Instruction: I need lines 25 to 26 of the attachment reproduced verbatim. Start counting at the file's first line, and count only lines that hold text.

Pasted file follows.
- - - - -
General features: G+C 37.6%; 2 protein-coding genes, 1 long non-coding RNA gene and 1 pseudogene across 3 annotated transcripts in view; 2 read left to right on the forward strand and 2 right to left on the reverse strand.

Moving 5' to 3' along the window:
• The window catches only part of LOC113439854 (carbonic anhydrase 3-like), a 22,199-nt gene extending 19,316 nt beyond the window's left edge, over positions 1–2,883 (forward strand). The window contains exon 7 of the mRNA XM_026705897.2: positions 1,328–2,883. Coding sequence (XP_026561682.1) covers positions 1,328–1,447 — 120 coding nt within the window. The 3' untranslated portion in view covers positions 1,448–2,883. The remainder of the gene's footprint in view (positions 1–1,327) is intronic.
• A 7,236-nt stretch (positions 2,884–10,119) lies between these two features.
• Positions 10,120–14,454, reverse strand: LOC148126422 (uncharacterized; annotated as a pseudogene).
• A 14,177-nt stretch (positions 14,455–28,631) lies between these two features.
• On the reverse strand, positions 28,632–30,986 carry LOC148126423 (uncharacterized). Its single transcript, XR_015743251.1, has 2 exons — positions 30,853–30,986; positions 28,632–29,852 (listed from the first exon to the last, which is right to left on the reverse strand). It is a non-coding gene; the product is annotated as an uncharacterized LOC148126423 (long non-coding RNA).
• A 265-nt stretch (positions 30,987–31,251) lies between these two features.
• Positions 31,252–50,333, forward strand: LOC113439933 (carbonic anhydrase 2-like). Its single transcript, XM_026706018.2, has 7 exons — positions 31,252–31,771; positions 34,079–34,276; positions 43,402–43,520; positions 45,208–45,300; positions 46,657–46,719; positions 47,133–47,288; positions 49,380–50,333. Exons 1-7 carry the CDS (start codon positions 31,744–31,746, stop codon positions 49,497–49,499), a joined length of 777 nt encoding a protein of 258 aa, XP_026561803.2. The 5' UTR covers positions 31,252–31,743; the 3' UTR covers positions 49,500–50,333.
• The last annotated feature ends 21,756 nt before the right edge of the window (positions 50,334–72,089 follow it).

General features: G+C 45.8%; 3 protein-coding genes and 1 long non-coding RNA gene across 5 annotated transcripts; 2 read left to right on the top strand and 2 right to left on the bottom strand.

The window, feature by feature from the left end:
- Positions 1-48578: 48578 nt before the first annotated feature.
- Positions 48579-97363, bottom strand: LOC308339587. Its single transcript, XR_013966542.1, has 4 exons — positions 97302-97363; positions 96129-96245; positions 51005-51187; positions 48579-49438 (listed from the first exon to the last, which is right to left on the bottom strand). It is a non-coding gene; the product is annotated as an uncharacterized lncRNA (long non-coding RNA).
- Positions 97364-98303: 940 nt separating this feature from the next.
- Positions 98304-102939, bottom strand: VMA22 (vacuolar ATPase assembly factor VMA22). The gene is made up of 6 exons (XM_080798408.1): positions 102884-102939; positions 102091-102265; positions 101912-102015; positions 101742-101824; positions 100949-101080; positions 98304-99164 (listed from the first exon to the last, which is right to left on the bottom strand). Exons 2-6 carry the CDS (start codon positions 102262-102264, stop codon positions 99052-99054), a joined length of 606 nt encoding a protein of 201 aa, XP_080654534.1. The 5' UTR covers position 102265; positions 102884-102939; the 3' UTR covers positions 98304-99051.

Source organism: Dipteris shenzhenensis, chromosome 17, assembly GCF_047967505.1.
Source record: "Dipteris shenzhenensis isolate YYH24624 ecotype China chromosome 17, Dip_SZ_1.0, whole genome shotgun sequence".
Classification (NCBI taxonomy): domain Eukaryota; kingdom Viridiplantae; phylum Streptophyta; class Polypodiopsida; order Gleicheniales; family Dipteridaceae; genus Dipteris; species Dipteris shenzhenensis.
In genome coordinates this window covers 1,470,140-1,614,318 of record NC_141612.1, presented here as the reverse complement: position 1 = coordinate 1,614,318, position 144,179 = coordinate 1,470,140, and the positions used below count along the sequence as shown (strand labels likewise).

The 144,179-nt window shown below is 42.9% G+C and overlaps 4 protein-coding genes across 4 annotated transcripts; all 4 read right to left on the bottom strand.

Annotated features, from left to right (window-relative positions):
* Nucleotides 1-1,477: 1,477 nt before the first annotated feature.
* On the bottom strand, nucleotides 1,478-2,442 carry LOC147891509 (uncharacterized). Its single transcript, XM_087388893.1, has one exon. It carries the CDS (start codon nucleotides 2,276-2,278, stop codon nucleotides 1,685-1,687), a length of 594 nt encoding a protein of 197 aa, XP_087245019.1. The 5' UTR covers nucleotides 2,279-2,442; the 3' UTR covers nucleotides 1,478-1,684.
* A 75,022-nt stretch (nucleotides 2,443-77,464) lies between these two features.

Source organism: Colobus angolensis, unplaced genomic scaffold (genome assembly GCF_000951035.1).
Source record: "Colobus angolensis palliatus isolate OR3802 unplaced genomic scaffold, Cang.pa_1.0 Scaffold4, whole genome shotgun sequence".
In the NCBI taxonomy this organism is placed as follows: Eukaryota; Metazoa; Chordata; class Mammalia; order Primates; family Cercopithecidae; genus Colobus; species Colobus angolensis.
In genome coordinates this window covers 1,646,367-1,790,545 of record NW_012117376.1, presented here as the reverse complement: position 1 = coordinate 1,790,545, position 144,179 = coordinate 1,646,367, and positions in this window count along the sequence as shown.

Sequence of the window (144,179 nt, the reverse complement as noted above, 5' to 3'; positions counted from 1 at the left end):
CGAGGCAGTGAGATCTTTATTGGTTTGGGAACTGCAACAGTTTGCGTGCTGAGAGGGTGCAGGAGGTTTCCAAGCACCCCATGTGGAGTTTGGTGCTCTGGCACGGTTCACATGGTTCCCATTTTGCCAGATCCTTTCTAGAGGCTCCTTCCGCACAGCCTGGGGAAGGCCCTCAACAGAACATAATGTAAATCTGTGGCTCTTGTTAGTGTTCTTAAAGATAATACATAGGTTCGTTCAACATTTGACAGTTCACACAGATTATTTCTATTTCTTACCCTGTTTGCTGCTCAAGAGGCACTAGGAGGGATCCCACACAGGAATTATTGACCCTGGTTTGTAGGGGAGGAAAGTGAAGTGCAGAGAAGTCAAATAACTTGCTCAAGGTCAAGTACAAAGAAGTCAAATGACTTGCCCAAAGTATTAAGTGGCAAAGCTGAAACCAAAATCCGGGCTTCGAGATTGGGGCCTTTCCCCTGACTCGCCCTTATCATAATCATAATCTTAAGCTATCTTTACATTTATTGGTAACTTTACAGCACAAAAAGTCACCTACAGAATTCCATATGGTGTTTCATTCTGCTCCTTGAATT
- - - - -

* A 75,022-nt stretch (nucleotides 2,443-77,464) lies between these two features.

Source organism: Colobus angolensis, unplaced genomic scaffold (genome assembly GCF_000951035.1).